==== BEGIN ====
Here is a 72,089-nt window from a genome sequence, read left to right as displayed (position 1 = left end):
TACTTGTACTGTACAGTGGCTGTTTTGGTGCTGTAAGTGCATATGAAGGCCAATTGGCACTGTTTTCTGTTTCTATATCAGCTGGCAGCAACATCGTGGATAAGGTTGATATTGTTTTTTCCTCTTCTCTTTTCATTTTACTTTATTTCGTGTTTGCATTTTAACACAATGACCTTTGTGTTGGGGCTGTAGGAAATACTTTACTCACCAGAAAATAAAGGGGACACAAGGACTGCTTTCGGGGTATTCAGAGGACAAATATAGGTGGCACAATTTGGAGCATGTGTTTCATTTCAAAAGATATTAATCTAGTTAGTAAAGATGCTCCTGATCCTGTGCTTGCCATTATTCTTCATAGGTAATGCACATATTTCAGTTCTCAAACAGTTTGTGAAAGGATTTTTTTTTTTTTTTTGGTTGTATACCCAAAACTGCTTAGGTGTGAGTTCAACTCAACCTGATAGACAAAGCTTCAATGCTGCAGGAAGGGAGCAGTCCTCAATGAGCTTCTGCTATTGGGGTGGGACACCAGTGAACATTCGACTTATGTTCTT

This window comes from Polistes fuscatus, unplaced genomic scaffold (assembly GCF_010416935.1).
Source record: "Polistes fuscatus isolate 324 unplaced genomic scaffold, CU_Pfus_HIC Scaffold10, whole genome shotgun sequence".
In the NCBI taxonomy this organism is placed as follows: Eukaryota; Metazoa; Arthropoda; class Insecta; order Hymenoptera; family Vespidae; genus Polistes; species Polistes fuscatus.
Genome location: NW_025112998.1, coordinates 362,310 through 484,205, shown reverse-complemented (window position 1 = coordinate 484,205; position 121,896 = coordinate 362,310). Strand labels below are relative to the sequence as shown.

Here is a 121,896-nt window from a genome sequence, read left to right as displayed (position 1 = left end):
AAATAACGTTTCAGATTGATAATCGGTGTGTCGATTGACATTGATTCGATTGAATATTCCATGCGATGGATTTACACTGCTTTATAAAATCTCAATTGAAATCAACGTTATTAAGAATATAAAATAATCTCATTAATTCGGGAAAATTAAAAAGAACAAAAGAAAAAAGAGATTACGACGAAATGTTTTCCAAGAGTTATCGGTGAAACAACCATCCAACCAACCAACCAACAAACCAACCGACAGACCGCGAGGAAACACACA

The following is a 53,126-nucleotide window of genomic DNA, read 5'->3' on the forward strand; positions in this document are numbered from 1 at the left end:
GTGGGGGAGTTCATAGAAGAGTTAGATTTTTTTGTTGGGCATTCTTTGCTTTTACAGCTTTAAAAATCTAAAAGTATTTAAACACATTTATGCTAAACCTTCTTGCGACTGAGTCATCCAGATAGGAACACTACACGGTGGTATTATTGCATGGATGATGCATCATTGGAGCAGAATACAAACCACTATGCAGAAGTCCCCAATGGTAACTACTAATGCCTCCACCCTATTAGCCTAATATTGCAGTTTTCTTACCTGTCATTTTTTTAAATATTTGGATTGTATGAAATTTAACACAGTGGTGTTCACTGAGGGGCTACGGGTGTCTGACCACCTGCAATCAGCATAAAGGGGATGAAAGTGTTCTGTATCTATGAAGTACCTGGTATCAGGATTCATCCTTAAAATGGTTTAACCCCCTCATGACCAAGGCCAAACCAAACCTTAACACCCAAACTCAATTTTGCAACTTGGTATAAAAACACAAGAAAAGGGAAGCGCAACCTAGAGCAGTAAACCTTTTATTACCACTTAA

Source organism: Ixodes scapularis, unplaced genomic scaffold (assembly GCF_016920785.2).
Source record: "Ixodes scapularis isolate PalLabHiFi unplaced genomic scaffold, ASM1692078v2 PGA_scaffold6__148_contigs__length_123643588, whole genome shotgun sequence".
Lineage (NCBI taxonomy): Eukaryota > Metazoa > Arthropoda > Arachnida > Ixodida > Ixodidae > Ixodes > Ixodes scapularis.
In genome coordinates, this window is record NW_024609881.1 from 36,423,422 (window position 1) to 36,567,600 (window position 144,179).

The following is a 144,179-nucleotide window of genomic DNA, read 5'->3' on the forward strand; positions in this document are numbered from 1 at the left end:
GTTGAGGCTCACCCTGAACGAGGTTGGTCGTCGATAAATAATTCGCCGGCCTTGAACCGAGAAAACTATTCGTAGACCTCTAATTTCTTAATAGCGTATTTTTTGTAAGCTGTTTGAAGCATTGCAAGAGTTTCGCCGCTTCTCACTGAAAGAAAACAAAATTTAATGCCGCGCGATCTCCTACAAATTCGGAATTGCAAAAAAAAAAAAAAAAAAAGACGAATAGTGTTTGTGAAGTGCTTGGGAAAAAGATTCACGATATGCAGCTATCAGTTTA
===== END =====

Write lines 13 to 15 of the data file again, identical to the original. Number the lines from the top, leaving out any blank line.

Lineage (NCBI taxonomy): Eukaryota > Metazoa > Arthropoda > Arachnida > Ixodida > Ixodidae > Ixodes > Ixodes scapularis.
In genome coordinates, this window is record NW_024609881.1 from 36,423,422 (window position 1) to 36,567,600 (window position 144,179).

The following is a 144,179-nucleotide window of genomic DNA, read 5'->3' on the forward strand; positions in this document are numbered from 1 at the left end: